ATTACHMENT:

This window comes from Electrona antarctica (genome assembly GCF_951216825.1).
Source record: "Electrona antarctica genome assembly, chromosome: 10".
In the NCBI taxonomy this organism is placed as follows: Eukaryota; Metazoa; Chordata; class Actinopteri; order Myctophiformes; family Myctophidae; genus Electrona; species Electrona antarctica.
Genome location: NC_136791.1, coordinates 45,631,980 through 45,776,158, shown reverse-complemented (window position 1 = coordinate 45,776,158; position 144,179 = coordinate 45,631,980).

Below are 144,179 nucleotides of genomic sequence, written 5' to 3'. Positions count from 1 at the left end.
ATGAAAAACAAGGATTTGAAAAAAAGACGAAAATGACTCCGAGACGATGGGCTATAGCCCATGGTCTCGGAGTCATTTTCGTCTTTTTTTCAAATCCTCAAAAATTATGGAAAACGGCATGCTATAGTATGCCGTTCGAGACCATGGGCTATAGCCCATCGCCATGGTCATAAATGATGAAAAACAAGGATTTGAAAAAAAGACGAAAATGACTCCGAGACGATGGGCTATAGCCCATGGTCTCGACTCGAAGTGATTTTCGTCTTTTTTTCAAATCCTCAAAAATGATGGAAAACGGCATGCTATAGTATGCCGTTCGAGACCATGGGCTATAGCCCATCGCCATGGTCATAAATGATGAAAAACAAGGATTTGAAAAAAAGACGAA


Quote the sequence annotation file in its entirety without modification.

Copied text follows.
This window comes from Electrona antarctica (genome assembly GCF_951216825.1).
Source record: "Electrona antarctica genome assembly, chromosome: 10".
In the NCBI taxonomy this organism is placed as follows: Eukaryota; Metazoa; Chordata; class Actinopteri; order Myctophiformes; family Myctophidae; genus Electrona; species Electrona antarctica.
Genome location: NC_136791.1, coordinates 45,631,980 through 45,776,158, shown reverse-complemented (window position 1 = coordinate 45,776,158; position 144,179 = coordinate 45,631,980).

Below are 144,179 nucleotides of genomic sequence, written 5' to 3'. Positions count from 1 at the left end.
ATGAAAAACAAGGATTTGAAAAAAAGACGAAAATGACTCCGAGACGATGGGCTATAGCCCATGGTCTCGGAGTCATTTTCGTCTTTTTTTCAAATCCTCAAAAATTATGGAAAACGGCATGCTATAGTATGCCGTTCGAGACCATGGGCTATAGCCCATCGCCATGGTCATAAATGATGAAAAACAAGGATTTGAAAAAAAGACGAAAATGACTCCGAGACGATGGGCTATAGCCCATGGTCTCGACTCGAAGTGATTTTCGTCTTTTTTTCAAATCCTCAAAAATGATGGAAAACGGCATGCTATAGTATGCCGTTCGAGACCATGGGCTATAGCCCATCGCCATGGTCATAAATGATGAAAAACAAGGATTTGAAAAAAAGACGAA